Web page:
Politics
September 28, 2017

GOP tax plan would deal huge blow to millions of New Yorkers by ending state, local property tax deductibility

President Trump’s tax reform policy is going to cost average New York taxpayers a pretty penny.

The President’s plan to simplify the tax code, unveiled on Wednesday, includes the elimination of state and local tax deductions on federal returns — a write-off used by more than 3 million residents in New York, already one of the top taxed states in the nation.

Thanks to Trump, a family living in the five boroughs making $75,000 a year will pay $1,800 more in taxes, according to a study conducted by City Controller Scott Stringer’s office in June.

Currently, taxpayers who itemize their returns can deduct the amount they pay in city and state taxes from their income before paying federal taxes.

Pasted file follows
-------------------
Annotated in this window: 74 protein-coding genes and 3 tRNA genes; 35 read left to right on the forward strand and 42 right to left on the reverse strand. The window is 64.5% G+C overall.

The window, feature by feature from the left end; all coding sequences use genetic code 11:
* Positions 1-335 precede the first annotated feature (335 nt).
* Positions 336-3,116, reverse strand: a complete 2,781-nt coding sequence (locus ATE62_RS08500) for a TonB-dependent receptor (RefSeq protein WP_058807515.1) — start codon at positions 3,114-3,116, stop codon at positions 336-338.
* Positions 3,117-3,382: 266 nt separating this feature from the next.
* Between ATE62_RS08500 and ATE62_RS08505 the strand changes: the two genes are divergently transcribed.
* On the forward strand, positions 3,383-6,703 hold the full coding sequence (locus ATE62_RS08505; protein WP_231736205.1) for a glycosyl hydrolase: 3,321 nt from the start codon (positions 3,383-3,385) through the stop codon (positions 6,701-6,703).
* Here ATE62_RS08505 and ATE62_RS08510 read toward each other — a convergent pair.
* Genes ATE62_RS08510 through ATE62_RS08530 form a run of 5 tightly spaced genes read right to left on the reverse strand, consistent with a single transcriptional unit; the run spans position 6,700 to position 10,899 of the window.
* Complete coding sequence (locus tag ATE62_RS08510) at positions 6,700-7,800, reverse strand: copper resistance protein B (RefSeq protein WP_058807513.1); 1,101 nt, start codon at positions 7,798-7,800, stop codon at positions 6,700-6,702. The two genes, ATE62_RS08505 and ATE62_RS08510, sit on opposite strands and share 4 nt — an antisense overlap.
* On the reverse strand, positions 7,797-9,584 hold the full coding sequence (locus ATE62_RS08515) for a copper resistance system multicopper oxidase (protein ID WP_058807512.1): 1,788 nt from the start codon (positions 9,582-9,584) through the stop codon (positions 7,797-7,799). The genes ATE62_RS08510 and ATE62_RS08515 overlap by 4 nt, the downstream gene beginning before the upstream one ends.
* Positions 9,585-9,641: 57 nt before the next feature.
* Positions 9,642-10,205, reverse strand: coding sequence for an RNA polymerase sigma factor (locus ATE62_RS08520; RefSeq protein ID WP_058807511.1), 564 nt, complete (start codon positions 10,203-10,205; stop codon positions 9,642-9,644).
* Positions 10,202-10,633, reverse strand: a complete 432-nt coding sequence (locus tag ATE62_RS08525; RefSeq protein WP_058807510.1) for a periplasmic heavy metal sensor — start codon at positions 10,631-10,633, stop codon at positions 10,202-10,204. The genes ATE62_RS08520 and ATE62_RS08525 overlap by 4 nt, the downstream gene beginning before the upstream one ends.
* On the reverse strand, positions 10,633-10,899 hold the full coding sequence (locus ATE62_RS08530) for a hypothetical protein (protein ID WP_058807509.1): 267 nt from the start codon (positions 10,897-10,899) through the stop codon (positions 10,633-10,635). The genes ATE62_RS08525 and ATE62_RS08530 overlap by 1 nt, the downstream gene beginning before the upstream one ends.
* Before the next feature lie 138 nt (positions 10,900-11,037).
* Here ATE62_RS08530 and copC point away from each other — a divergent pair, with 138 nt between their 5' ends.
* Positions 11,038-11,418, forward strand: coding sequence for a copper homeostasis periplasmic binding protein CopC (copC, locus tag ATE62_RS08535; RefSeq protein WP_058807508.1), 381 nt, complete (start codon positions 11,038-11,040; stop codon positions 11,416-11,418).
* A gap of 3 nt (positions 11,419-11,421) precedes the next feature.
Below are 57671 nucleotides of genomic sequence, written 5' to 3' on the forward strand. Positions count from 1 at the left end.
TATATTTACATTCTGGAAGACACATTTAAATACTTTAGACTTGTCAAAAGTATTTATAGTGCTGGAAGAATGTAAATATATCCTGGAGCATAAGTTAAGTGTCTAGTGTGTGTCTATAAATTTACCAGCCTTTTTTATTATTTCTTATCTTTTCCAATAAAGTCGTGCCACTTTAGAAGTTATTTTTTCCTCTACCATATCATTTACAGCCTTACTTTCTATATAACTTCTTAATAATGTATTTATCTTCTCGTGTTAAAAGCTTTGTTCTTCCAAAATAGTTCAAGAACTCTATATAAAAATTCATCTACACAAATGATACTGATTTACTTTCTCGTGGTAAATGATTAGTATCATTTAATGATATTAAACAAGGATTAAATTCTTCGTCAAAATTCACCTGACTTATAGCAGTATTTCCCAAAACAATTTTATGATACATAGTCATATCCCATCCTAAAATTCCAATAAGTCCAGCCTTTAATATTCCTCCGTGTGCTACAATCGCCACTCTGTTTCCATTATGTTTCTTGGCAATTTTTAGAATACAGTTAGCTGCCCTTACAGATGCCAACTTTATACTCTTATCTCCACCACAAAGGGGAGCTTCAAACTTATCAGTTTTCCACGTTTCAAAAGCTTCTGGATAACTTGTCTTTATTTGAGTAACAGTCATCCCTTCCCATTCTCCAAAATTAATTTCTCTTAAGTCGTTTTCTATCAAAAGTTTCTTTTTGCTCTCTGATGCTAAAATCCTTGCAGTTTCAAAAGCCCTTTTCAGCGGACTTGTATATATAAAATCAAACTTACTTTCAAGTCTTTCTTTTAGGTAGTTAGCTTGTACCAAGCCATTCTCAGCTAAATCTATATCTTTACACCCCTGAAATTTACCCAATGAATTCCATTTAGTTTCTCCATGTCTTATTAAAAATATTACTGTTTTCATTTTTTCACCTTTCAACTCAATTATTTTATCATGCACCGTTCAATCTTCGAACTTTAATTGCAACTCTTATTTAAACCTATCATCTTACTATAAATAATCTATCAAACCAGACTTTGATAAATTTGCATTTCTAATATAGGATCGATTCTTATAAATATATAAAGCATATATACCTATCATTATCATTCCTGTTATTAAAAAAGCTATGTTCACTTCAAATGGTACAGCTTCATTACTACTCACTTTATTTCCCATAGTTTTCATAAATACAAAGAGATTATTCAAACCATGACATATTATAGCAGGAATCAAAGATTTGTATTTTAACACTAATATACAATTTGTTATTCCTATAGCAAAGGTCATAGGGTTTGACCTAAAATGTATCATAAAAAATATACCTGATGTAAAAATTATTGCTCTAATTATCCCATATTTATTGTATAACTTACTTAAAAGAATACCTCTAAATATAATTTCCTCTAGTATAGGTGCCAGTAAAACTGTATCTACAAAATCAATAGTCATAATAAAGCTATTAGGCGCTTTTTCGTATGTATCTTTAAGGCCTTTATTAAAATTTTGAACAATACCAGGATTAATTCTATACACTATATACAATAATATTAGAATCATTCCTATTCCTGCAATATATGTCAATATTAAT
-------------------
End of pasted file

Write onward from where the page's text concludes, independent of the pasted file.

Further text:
President Trump is unveiling the GOP tax plan Wednesday.

President Trump is unveiling the GOP tax plan Wednesday.

(BRENDAN SMIALOWSKI/AFP/Getty Images)

President Trump’s tax reform policy is going to cost average New York taxpayers a pretty penny.

The President’s plan to simplify the tax code, unveiled on Wednesday, includes the elimination of state and local tax deductions on federal returns — a write-off used by more than 3 million residents in New York, already one of the top taxed states in the nation.

Thanks to Trump, a family living in the five boroughs making $75,000 a year will pay $1,800 more in taxes, according to a study conducted by City Controller Scott Stringer’s office in June.

Currently, taxpayers who itemize their returns can deduct the amount they pay in city and state taxes from their income before paying federal taxes.

Trump tax plan is business-fiendly, but murky for everyone else

A whopping 3.2 million people claim the deduction statewide, with 85% of those residents make less than $200,000 a year, according to state lawmakers.

Roughly 1.3 million taxpayers in the city will face higher tax bills — 60% of them low- and middle-income households, Stringer’s report notes.

Gov. Cuomo said losing the deduction will cost New Yorkers more than $17 billion — and he vowed to fight it.

“It would penalize this state,” he said.

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